Have you ever heard of Lynch, Kentucky? I hadn’t either, until a few years ago. This past weekend, I got to experience what God is doing there firsthand, as 54 men and young men from Antioch had our annual retreat at Shekinah Village. That’s a youth camp and conference center tucked in a valley in the Appalachian Mountains. It’s a wonderful place that offers fishing, horseback riding, hiking, and much more. And we all took advantage of the recreational and educational activities, including touring what was once the most productive coal mine in the nation, until it was shut down in 1963. But what we came back talking about was what God shared with us while we were there.
All of the people who work at Shekinah Village, or at any of the ministries that are under the umbrella of Meridzo, do so without a salary. No, they are not independently wealthy, except in faith. They trust God to supply their needs, and we heard story after story about how that is happening.
Meridzo Ministries began when Lonnie Riley left a senior pastor position in a mega-church in 1999, sold his big house and nice cars, and moved to Lynch, believing that God was sending him and his wife there to serve the people of Harlan County. Their website states, “30,000 missionaries have visited the Lynch, KY area over the last 10 years, and thousands of those ministered to have professed faith in Christ. These wonderful friends have assisted in bringing about physical and spiritual transformation to our region.” There were so many stories we heard, but one involved an African-American man, a Vietnam vet, who was living in a small house with no roof. Only a tarp covered his home, and the rain and snow had its way with him there. Lonnie heard about it and simply told the Lord that if he were given shingles, he would put a roof on the man’s house. The next day a woman called from Georgia and said she had 248 squares of shingles to donate. Do you need them?” Lonnie smiled and said, “Yes, as a matter of fact, we do.” The problem was they needed a truck to haul the shingles, so Lonnie prayed for a truck. A man called from western Kentucky to see if there was anything he could pray with Lonnie about. Lonnie told them they needed a semi. The man called back on the following Monday and said that a young man had been saved in his church recently. When the young man heard about the need for a truck, he called his non-Christian father who was in California. The father drove from California to Atlanta to Lynch at no charge. Three months later, the father became a Christian himself, as he saw that God was working in ways he could not explain. The vet’s house, by the way, took only 6 squares for the roof. They ended up putting new roofs on dozens of homes all over Lynch.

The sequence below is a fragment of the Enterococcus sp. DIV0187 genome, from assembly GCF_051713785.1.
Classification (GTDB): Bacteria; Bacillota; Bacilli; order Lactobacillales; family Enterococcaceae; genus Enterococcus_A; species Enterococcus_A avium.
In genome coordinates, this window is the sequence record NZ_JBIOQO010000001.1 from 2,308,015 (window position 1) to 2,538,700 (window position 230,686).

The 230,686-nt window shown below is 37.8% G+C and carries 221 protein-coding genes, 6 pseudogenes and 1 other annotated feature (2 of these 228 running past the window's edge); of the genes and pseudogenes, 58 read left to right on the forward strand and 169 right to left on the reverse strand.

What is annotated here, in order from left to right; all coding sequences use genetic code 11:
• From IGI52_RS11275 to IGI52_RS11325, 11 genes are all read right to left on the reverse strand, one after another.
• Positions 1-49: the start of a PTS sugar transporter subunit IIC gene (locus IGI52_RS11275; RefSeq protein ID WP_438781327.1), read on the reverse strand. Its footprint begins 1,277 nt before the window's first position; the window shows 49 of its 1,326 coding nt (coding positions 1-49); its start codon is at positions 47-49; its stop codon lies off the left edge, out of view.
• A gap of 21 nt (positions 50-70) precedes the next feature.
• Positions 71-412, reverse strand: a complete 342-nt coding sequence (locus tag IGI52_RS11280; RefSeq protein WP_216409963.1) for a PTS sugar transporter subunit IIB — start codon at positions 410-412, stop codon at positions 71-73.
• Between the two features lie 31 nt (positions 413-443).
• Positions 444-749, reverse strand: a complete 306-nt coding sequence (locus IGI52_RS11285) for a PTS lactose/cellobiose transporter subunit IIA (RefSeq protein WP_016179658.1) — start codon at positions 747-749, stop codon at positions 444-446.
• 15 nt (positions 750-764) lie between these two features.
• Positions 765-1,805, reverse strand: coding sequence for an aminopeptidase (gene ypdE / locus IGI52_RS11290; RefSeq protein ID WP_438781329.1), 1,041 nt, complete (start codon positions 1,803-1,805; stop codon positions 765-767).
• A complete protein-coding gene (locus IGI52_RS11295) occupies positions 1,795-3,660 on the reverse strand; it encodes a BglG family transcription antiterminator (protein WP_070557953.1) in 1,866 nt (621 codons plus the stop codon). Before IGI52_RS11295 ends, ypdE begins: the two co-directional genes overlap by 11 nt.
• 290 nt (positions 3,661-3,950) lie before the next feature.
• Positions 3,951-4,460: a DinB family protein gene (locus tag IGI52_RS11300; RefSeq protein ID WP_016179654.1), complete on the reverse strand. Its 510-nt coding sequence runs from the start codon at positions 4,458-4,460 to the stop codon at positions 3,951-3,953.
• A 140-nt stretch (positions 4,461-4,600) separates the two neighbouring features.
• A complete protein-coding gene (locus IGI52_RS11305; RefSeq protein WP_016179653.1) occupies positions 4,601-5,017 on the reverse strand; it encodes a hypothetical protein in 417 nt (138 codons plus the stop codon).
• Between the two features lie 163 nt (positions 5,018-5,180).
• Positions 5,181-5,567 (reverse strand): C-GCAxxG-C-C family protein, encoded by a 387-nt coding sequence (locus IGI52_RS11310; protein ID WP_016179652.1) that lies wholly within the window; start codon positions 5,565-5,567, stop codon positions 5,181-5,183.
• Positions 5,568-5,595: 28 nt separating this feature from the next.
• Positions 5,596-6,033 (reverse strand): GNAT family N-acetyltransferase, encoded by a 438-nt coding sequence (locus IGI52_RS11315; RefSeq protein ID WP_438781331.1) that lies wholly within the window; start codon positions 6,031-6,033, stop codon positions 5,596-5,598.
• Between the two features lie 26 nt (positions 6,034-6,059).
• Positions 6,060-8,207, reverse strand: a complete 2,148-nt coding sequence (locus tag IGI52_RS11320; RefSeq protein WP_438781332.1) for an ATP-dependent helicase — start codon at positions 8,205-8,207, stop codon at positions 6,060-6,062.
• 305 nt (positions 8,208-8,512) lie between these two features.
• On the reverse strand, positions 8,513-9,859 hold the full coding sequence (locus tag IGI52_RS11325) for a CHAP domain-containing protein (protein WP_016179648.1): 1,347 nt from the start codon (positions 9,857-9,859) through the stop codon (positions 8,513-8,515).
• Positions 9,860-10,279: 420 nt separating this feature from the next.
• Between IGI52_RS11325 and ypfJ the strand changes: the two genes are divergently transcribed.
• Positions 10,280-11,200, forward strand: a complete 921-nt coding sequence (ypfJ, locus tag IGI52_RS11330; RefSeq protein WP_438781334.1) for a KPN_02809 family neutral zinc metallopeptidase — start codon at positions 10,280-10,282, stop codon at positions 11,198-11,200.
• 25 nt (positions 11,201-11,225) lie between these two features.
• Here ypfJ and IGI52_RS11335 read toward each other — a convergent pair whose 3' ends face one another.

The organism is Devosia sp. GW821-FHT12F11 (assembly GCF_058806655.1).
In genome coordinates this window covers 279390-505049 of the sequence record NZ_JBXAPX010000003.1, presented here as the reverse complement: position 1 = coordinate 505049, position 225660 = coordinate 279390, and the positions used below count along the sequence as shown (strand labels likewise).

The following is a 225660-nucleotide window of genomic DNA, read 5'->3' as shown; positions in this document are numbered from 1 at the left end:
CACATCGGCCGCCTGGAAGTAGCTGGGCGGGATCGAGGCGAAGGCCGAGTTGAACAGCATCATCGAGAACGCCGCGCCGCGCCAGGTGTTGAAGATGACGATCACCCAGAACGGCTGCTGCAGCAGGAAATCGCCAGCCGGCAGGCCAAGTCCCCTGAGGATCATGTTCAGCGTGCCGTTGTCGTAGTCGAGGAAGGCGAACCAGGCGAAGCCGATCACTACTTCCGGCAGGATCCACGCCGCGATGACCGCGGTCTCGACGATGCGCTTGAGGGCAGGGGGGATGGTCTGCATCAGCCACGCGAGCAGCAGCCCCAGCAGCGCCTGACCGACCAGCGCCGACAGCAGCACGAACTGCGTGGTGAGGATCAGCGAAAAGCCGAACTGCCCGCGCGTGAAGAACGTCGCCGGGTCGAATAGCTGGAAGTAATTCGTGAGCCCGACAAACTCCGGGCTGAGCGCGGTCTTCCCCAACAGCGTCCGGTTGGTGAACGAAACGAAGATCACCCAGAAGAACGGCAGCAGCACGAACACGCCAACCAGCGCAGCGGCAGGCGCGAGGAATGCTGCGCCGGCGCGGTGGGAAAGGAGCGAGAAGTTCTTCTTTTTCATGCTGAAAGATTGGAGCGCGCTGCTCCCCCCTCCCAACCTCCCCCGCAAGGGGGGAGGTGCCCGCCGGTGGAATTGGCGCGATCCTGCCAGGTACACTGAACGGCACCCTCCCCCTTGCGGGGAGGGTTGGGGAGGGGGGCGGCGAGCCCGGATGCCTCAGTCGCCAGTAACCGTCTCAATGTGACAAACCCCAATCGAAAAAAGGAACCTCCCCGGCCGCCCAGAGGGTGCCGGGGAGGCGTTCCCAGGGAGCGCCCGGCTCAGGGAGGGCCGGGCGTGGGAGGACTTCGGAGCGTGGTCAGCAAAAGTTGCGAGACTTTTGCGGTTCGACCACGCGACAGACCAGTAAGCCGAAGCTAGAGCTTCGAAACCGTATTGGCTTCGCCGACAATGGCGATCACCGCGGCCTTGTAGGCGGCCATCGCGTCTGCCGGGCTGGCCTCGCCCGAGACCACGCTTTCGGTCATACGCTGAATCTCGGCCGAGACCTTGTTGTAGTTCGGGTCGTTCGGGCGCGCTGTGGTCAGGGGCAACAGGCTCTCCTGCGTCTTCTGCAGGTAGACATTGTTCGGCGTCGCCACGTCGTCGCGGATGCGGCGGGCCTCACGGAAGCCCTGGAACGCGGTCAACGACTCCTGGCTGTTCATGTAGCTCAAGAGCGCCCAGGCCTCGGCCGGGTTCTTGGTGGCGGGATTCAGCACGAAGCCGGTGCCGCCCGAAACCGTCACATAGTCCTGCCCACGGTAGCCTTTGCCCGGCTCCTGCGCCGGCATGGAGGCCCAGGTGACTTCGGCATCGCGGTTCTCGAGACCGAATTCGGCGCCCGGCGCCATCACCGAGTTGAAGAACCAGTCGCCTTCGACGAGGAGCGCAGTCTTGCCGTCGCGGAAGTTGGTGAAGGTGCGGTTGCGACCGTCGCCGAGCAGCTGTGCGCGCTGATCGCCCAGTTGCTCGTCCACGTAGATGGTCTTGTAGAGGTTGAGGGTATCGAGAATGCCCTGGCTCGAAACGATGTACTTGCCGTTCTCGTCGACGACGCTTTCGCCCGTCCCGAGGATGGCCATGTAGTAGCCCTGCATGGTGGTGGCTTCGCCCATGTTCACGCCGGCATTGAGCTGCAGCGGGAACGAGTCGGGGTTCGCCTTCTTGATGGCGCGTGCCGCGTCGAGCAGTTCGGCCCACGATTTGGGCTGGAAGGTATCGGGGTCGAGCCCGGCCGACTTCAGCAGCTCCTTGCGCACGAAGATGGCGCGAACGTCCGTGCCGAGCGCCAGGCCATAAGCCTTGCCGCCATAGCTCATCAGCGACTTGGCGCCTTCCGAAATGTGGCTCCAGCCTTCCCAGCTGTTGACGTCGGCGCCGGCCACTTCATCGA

I had read Lonnie’s book, “Miracle in the Mountains.” It reads like something out of the book of Acts. I had heard about this ministry from my son Caleb, and from Scott, Joseph and others who work at Feed the Hunger, and who regularly send food to Lynch. But seeing it for myself, and meeting the men and women who have given up everything to go and work there and serve there? That was a game-changer for me. And for all 54 of us from Antioch.
During our final time of worship and testimonies on Saturday morning, one of the men said what we all were feeling. Todd said, “We cannot all leave our jobs and come to Lynch. There have to be people whom God calls on to supply the needs for that kind of ministry. But we can all live more simply, give more, and live by faith more. That’s the lesson I am taking back home.”
I thank God for Meridzo Ministries, and for allowing us to be a part of what he is doing there.